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Hanukkah for me has been different this year. Maybe it is all the chaos and uncertainty around us, maybe it is the disappointment in the delays of the ministry becoming fully functional, maybe it is simply the transition of the seasons. I am not sure, but I do know Holy Spirit was leading me to begin a re-dedication of sorts to prepare my personal altar (heart) and temple (body) for what lays ahead.

What does dedication/consecration have to do with Hanukkah or Chanukah as I had often seen it spelled? Did you know that the Hebrew word for dedication/consecration is hanukah? With a slight variation in the vowel markings, the Hebrew word chanukah means simply dedication. Now I understand why two spellings. The process involves cleansing, purification, dedication and consecration (being set apart for sacred purposes).

Eight days ago, I found myself nudged by Holy Spirit to research the roots of the Hanukkah festival, as the festival began on the earth. It has become quite the journey of discovery. As we are told today, Hanukkah is the 8 day festival to mark the miracle of the oil in the temple following the revolt of the Macabees around 165 BCE. The Jews needed to rededicated the altar in the temple, the cleansing and purification process was to last 8 days, there was only one day of consecrated oil to light the temple and the miracle was the oil lasted eight days and they were once again able to offer sacrifice on the altar in the temple. Is this whole festival in the bible? Not this specific event, chronologically it happened in the “silent years” between writings of the Old and New Testaments. There are parallels.

We see in 2 Chronicles 6 and 7 – Solomon prayed over the temple and when the prayer was finished and the temple was consecrated/dedicated as the Lord’s House, the glory of God filled the temple. They feasted for 7 days, held a solemn assembly on the 8 day for the dedication of the altar, and then feasted for another 7 days. It is believed Solomon’s feast was held to mark the Feast of Ingathering, Sukkot or Tabernacles as it is known today. God’s glory remained in the temple, until Israel sinned and turned from their Godly ways.

The altar had been consecrated/dedicated each time it was established whether it was Moses and the Tent of Meeting or Solomon’s Temple. In the case of Israel returning from Babylon under the leadership of Zerubbabel altar, temple and walls were all rededicated when they were repaired. Now we can start to see a pattern of God wanting a place to live on the earth, Israel, His choses ones, would make a place for Him, his glory would come, over time Israel would sin and turn from Him, they’d realize their sin, be cleansed, make a offering and rededicate themselves to following God and His ways. Sometimes in their turning away, the temple would be taken over by enemies, defiled or desecrated and the Priests and Levites would cleanse the altar and rededicate it to its proper place as the altar of sacrifice. It is even noted in John 10:22 that Feast of Dedication was taking place in Jerusalem. I am still chewing on the deeper significance of this cycle.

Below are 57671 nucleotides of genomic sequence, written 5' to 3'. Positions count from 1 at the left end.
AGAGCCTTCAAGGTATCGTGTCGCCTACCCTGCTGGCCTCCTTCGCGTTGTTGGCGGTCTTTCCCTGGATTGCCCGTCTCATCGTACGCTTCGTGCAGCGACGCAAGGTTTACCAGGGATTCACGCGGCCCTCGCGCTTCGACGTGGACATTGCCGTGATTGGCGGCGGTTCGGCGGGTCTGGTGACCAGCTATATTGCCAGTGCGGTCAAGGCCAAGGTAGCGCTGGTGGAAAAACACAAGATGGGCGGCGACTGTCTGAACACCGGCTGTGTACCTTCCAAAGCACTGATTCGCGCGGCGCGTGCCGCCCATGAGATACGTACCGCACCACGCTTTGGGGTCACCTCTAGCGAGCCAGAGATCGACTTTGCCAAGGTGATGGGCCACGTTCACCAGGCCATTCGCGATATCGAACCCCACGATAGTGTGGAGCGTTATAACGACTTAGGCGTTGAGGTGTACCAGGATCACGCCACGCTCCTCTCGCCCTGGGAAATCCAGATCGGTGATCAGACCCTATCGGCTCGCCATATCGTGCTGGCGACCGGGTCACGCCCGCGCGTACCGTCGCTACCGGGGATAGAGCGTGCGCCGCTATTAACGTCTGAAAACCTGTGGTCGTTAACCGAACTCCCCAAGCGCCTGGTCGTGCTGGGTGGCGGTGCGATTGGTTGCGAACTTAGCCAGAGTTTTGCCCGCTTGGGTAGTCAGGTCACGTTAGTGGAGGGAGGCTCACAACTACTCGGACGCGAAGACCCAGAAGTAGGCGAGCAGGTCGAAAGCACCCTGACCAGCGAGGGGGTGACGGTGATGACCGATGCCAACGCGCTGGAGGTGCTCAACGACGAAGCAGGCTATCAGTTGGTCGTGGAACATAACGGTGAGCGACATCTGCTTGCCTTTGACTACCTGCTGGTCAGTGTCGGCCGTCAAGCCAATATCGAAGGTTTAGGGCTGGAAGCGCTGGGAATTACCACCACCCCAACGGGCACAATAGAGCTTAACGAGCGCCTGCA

Now there are many interesting theories tying the lights of Hanukkah to Jesus becoming the light of the world. I believe it was during the Hanukkah/Dedication celebration that Holy Spirit came over Mary and she conceived Jesus. Yes, that would make His birth around the time of the Feast of Ingathering/Tabernacles (when God comes to dwell with us), there is not a biblical pattern on the earth for marking birthdays, so we can’t be completely certain. I do believe in Heaven, people are celebrated for who they are. We can even draw conclusions between the oil miracles with Elijah and Elisha as well as the New Testament of the 10 virgins and the return of the bridegroom – reminding us to keep oil for our lamps – to the Hanukkah celebration. To me, it makes my spirit come alive within me to search out these mysteries and my desire to have true knowledge of God’s mystery in Christ himself.

What I found this week, as I intentionally pondered the roots of Hanukkah, I was cleansed of some unrighteous attitudes and wrong thinking, for which I repented and rededicated myself to God, my spirit was stirred from the greater revelation coming from scripture which has given me a renewed drive to dig deeper, learning to truly feast on the Word. I have cleansed my temple – being more mindful of the food I eat and the words I speak. There are many new mysteries being revealed and I will gladly search them out as Jesus becomes closer, He is my light and my salvation.

I was also led to ponder more deeply the traditions we have upheld during this Christmas season. What is their root? Are they scriptural? Are they pagan and cause us to stumble? Have I judged things too harshly? This year I put up my nativity the beginning of November, some years it was put up in September for Sukkot, others after Thanksgiving with the Christmas decorations. I have an unexplainable anticipation for what this season, through the end of our Gregorian calendar year, will bring.

As I intentionally make time to seek out the treasures and gifts hidden in the Word of God, I find I am never disappointed and have become filled with a childlike faith. Will you join me in this season to be more intentional about searching your heart for what needs to be cleansed and rededicate your temple to as a place consecrated to housing the Glory of God? Be prepared with great anticipation for the gifts from God that are being released in this season. What an incredible time we live in! Shalom!

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